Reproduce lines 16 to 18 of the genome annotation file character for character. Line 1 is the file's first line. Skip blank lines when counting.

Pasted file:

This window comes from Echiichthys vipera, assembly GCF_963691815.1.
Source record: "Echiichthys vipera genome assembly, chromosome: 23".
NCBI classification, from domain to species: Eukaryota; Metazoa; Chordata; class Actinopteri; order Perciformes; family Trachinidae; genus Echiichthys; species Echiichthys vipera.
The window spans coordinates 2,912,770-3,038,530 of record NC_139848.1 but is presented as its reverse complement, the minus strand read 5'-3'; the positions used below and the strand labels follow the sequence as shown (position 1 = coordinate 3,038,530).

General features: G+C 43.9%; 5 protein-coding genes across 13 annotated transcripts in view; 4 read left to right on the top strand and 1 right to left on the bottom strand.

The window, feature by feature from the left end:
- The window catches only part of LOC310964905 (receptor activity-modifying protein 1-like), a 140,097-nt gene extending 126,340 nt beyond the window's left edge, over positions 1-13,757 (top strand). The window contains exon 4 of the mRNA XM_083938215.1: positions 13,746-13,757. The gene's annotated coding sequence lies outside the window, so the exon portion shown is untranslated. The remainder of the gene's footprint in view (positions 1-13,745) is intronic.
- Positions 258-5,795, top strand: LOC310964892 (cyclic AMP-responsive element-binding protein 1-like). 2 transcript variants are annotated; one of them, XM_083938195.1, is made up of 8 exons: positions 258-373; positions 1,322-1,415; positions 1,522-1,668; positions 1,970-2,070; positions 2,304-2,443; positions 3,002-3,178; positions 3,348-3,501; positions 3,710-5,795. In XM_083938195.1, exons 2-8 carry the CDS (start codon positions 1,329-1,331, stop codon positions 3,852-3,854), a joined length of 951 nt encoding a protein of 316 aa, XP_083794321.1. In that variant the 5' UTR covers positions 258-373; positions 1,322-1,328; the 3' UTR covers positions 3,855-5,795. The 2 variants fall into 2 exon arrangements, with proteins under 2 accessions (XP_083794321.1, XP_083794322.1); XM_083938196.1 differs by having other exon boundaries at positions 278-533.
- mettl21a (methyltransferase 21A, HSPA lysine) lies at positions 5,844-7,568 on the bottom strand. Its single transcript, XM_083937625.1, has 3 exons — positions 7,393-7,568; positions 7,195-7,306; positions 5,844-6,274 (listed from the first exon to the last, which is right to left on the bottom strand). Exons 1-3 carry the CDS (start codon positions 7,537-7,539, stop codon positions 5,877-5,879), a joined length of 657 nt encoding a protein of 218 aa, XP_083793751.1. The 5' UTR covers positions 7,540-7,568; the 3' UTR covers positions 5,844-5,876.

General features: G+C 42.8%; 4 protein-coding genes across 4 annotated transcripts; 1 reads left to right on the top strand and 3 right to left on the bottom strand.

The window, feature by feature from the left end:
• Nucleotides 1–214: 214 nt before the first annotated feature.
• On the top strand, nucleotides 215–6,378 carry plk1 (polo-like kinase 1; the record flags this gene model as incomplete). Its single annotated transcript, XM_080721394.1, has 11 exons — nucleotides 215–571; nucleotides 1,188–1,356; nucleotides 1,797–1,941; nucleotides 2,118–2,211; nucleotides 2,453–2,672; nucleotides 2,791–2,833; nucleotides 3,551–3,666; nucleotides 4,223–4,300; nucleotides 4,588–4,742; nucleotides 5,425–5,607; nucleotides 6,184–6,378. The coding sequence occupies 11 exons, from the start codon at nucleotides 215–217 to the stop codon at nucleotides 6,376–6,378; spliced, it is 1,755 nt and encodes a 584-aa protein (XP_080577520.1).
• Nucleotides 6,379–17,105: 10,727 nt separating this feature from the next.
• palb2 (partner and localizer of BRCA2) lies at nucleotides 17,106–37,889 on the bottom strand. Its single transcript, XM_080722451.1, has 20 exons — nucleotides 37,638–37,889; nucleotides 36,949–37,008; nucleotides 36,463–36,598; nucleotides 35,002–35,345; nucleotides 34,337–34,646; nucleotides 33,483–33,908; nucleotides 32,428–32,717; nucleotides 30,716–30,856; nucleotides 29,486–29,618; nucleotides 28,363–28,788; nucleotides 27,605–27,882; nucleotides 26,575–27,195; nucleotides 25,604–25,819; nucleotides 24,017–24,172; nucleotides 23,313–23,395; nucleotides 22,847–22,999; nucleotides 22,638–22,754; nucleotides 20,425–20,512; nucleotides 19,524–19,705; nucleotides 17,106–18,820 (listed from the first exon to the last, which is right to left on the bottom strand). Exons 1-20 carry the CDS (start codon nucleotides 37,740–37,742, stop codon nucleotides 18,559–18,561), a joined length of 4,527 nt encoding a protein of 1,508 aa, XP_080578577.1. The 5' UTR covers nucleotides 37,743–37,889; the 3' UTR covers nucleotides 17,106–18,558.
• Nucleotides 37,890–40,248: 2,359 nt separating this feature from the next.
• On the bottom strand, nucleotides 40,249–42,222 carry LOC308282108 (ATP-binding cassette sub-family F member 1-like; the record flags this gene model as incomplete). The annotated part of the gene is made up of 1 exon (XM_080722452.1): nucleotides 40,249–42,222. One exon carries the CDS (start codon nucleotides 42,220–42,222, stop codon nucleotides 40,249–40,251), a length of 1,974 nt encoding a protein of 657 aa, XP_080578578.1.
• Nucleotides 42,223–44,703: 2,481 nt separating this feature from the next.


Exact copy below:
• Nucleotides 37,890–40,248: 2,359 nt separating this feature from the next.
• On the bottom strand, nucleotides 40,249–42,222 carry LOC308282108 (ATP-binding cassette sub-family F member 1-like; the record flags this gene model as incomplete). The annotated part of the gene is made up of 1 exon (XM_080722452.1): nucleotides 40,249–42,222. One exon carries the CDS (start codon nucleotides 42,220–42,222, stop codon nucleotides 40,249–40,251), a length of 1,974 nt encoding a protein of 657 aa, XP_080578578.1.
• Nucleotides 42,223–44,703: 2,481 nt separating this feature from the next.